We finally returned to the stairs just outside our entry point. The dive master again picked up another rock, and returned to flicking flakes. The fish were slow to respond at first, but eventually the temptation drew them out of hiding.
Jay was able to capture more footage on the second dive, which can be seen in clips 13 through 16.
My favorite part was the fish feeding at the stairs in the 16th clip. The following link starts the clip at 5:30 where it begins. The feeding ends at 8:10.
The danger is minimal with certification. It took me one month of studying, pool diving, testing, and open water diving to earn my "Open Water" certification. The safety skills become second nature with practice.
It is a chance to learn. Aquatic life responds differently to litter than non-aquatic life. The bottle provided more surface for mollusks to grow. Fish are a great deal less timid than their land-cousins. Oceans and lakes have their own "weather" systems in the forms of current and visibility.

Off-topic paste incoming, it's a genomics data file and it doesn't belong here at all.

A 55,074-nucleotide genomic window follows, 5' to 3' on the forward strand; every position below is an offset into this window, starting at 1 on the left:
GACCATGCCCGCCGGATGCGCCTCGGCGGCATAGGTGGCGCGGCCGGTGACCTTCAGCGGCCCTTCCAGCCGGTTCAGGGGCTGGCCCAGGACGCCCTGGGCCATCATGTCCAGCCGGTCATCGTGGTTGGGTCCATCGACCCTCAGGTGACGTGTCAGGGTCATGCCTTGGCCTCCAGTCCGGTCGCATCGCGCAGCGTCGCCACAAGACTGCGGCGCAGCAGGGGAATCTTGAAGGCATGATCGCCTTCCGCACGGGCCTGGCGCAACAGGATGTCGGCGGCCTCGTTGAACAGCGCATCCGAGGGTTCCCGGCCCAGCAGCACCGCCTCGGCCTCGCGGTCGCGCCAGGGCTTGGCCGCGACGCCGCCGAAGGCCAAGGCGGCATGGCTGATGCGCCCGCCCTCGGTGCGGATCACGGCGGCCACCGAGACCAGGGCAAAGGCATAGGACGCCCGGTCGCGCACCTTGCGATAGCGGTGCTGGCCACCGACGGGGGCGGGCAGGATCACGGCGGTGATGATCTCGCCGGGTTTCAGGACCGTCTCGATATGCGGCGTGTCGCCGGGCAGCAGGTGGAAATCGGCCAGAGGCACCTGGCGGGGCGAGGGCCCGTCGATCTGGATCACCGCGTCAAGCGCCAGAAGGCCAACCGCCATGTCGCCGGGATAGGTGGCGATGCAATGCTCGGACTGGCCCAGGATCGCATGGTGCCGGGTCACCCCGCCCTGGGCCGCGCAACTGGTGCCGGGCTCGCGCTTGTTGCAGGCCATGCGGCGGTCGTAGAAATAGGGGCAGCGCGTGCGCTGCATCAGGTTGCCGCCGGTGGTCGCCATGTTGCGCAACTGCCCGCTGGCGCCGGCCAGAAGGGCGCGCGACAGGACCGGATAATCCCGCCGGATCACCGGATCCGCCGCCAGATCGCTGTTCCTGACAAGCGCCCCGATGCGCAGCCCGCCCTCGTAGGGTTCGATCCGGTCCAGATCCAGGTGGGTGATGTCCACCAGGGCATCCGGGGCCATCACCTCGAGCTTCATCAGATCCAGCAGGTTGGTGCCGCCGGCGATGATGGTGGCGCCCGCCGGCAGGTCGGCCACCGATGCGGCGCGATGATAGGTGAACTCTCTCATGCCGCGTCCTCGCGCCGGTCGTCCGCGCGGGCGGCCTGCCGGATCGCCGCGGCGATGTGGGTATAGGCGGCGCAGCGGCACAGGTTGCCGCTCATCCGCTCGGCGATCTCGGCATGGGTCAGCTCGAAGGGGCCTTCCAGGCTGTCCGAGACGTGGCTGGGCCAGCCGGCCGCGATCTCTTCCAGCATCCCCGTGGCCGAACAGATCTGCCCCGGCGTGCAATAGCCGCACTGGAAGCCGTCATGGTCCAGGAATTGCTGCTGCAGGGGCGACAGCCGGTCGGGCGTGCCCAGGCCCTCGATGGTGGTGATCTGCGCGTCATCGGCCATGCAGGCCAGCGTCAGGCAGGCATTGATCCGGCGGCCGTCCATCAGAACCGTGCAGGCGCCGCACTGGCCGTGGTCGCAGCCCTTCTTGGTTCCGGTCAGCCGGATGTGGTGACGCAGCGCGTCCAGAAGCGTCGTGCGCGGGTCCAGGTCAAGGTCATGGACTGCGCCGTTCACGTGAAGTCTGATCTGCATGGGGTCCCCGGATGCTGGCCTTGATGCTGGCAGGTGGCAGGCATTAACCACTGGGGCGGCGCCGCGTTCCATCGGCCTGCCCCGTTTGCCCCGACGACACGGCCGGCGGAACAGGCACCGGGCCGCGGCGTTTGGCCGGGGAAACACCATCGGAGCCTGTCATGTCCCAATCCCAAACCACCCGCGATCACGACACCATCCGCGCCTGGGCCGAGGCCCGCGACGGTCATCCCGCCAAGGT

It is relaxing. The bubbling of regulators reminds me of the sounds of reading on a rainy day. Light dances hypnotically on the sea floor. The water above is a comforting blanket from the scorching sun. Water pressure provides a calming weightlessness. Dive masks magnify the aquatic world, inviting further exploration.
It is a challenge. The videos above show that I have trouble keeping off of the sea floor. Buoyancy control is a fundamental skill that takes a lot of practice. Comparing the dive master's kicks to mine it is clear that a single, purposeful kick works better than lots of fluttering movement. He barely moves, conserving energy and air, skills that can take hundreds of dives to master.